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aaronbecker

aaronbecker
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  • Bakken Update: Whiting's Outstanding Q3 Is Driven By A Better Completion Design [View article]
    @Pablomike - we might not have to wait very long to see just how much secondary recovery can improve resource yields in a shale play. EOG has been evaluating the Bakken's response to waterflooding at its Parshall field since mid-2012. CEO Mark Papa already estimates that downspacing could drive recoveries to ~12% of OOIP at Parshall, with waterflooding offering additional upside if it proves feasible. Given that EOG has one of the best technical track records in the industry, it's not unreasonable to hope for 15%+.
    Jul 30, 2013. 12:41 AM | Likes Like |Link to Comment
  • Athabasca Oil Corporation Is A Classic Deep Value Play [View article]
    The fact that it's too late to pile into ATH as a short doesn't necessarily imply that the stock is a value buy; essentially all of the upside for the long side is contingent on a Dover approval and the short squeeze that would follow. Even if one assumes that ATH is able to ease its balance sheet by exercising its put option with PetroChina, however, potential longs should still take note of the company's strongly negative free cash flow and the scale of the capital infusions required to develop its asset base.

    Athabasca's $264.4 million in capital expenditures dwarf the $6.8 million in operating cash flow earned during 1Q13, and production growth isn't going to fill that gap as long as the company's light oil assets remain in the delineation stage. At $10-15 million/well in the Duvernay, management must either burn cash or issue high-yield notes until the company can accumulate enough positive data to attract a JV partner and monetize its ~200k net acre position.

    ATH is even more reliant on JV partners to develop its oil sands assets, which have development price tags on the order of $100s of millions. With foreign state-owned oil companies like PetroChina all but banned from taking controlling interests in oil sands projects, however, it's unlikely that ATH will execute another $1+ billion JV in the near future. The uncertain timeframe surrounding management's asset monetization efforts, and widespread lack of confidence in their ability to execute, suggest that the stock will stagnate in the wake of any upside from the Dover approval.

    So while Athabasca Oil could yield a profitable short-term trade, capital discipline and a sluggish JV environment present significant obstacles to value accretion that should keep investors with a longer time horizon on the sidelines.
    Jul 30, 2013. 12:15 AM | 3 Likes Like |Link to Comment
  • Exploding The Natural Gas Supply Myth: An Interview With Bill Powers [View article]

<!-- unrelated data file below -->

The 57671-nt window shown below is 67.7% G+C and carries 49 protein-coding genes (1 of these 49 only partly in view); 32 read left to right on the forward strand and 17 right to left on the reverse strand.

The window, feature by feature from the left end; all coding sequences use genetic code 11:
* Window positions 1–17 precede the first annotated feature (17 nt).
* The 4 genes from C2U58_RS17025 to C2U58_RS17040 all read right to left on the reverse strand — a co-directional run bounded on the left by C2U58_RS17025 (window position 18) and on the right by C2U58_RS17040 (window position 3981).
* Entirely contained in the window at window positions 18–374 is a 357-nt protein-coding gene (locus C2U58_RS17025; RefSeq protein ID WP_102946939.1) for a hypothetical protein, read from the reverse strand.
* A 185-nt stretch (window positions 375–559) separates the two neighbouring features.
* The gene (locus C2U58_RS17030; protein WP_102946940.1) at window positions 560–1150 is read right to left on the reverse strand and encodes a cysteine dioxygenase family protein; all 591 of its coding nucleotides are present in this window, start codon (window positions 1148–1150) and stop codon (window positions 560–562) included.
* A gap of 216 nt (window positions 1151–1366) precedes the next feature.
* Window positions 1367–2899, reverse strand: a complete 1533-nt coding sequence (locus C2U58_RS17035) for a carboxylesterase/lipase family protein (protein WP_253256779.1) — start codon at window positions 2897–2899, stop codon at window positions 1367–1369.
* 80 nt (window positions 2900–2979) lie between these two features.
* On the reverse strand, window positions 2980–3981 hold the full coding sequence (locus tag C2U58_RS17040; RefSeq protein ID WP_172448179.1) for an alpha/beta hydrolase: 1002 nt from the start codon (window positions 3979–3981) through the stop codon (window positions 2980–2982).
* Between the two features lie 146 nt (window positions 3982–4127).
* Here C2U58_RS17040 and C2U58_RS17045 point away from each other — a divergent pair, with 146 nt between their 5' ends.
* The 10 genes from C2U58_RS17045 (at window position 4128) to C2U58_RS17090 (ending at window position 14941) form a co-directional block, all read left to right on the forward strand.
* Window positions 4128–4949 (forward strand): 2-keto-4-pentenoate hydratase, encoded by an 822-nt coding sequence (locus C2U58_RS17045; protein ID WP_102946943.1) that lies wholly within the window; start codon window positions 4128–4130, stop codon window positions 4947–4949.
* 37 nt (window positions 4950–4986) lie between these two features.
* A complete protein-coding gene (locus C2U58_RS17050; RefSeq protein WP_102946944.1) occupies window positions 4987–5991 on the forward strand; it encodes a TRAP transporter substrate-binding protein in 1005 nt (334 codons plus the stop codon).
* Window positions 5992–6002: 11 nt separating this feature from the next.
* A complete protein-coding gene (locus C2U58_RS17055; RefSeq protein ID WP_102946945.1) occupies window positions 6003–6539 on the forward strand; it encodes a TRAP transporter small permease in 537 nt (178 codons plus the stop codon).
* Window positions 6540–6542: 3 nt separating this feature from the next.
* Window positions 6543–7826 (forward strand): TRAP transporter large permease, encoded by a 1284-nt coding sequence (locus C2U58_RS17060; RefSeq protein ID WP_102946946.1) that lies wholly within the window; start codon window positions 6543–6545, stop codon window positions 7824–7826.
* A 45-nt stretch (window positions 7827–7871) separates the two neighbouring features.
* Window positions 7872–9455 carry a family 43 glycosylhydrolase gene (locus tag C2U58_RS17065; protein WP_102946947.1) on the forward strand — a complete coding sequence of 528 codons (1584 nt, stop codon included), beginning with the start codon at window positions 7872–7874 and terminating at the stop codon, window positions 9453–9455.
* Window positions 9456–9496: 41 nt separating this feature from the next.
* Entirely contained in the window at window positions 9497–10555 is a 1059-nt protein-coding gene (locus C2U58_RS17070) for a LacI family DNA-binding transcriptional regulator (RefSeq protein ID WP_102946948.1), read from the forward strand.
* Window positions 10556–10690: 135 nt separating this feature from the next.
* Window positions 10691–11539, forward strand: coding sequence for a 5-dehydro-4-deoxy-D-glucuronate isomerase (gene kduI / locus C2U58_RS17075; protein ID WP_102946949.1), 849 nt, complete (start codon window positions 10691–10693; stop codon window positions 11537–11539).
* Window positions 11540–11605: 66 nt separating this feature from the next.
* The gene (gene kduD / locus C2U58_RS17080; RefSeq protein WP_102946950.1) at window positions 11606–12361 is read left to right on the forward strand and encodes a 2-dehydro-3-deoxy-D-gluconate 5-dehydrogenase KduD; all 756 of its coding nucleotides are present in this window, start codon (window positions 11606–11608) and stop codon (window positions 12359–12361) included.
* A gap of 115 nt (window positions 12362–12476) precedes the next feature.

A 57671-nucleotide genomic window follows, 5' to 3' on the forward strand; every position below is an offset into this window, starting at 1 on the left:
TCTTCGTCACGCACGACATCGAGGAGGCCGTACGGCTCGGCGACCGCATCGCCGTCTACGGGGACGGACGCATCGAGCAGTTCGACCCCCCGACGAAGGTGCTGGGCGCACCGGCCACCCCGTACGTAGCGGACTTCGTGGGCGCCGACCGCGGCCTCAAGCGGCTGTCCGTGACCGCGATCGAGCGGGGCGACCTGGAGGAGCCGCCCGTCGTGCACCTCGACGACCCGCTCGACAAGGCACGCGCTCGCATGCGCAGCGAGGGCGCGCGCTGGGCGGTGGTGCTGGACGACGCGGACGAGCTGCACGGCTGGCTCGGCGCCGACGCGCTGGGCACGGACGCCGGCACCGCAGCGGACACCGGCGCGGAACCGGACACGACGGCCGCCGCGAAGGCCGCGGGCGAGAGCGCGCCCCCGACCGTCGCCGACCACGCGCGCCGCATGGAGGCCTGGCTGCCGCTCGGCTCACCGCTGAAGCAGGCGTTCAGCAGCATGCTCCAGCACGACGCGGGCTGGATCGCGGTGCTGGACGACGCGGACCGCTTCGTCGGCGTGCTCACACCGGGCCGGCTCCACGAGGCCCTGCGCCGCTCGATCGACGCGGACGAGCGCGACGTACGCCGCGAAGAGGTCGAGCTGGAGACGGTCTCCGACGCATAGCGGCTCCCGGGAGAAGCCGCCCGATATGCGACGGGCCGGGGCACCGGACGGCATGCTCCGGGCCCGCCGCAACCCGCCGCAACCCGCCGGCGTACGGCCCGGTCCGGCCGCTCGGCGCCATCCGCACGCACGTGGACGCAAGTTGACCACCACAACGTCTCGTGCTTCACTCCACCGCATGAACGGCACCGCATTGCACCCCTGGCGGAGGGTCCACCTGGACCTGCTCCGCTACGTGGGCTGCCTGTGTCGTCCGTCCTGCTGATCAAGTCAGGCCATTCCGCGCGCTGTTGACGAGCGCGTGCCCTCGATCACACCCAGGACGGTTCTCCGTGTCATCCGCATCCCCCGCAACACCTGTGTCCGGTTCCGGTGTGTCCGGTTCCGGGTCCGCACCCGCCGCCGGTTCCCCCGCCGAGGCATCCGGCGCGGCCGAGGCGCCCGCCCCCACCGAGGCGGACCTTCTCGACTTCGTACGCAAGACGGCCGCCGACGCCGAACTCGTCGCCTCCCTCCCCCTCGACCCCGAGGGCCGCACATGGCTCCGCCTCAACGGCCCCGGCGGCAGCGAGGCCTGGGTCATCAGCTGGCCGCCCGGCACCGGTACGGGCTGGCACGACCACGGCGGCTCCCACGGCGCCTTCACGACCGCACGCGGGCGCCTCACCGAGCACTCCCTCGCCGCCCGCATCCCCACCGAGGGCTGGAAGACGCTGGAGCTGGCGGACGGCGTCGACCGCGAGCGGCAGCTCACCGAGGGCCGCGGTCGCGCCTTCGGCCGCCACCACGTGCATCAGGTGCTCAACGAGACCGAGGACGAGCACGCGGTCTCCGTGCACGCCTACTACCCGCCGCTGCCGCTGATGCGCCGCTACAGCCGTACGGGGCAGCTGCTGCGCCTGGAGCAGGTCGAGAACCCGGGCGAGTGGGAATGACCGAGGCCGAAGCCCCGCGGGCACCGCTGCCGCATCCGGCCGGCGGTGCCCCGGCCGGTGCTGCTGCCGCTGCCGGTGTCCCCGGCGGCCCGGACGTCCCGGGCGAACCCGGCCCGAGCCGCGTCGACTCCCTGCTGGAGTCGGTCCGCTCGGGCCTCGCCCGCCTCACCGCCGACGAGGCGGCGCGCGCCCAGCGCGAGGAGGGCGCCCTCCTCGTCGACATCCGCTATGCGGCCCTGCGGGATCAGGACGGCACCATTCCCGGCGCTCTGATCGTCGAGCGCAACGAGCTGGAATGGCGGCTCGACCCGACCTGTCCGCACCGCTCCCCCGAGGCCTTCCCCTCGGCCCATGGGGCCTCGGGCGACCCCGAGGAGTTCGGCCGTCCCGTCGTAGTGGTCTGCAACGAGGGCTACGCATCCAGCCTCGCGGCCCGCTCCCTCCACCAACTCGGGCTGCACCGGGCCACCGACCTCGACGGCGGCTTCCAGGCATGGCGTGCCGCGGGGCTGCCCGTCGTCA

One factor that detractors of the United States' shale gas potential, like Powers, seem eager to overlook is the pace at which technological advances and operational experience are enabling E&P companies to improve their capital efficiency in shale plays. For example, EQT's "reduced cluster spacing" well completion design improves estimated reserves per well by 20-25%, but has only increased per-well costs by about 8% (netting out other efficiency improvements). This is only one of many evolutionary changes allowing E&P players with core acreage in the Marcellus to achieve profitability despite low natural gas prices, and other E&P companies are working just as hard to move up the learning curve for the shale plays in which they operate.

    Seismic and core data from each well the industry completes has the potential to refine lateral placement, suggest better frac geometries, or identify additional formations (think Utica or Upper Devonian). The emergence of shale gas itself is evidence of the industry's ongoing R&D efforts, and each innovation adds to the likelihood of a strong supply response to modest increases in the price of natural gas. Sure, technology is hard to predict. But with thousands of exploration geologists pouring over an unprecedented deluge of new data, technological improvement is not a factor that can be so casually dismissed.
    Jul 29, 2013. 05:12 PM | 6 Likes Like |Link to Comment
  • Giant Well Parade In Susquehanna: Cabot Oil & Gas's 20 Bcf Wells [View article]
    Shale thickness is a likely factor in the lagging production performance on CRZO and WPX's properties in northern Susquehanna County. The Marcellus thins significantly (from >300' to <200') between the "sweet spot" where COG's acreage is concentrated and the townships along the county's northern border (cf. http://bit.ly/YDa0Nk). While thickness is far from the only factor contributing to gas production from shale wells, a thinner section of Marcellus underlying northern Susquehanna reasonably implies lower resource potential on that acreage.

    I'm not suggesting that wells in the northern half of Susquehanna won't improve over time, but given the geological differences I don't think it's reasonable to expect wells there to generate returns on par with COG's "sweet spot" acreage to the south.
    Feb 28, 2013. 11:57 AM | 1 Like Like |Link to Comment
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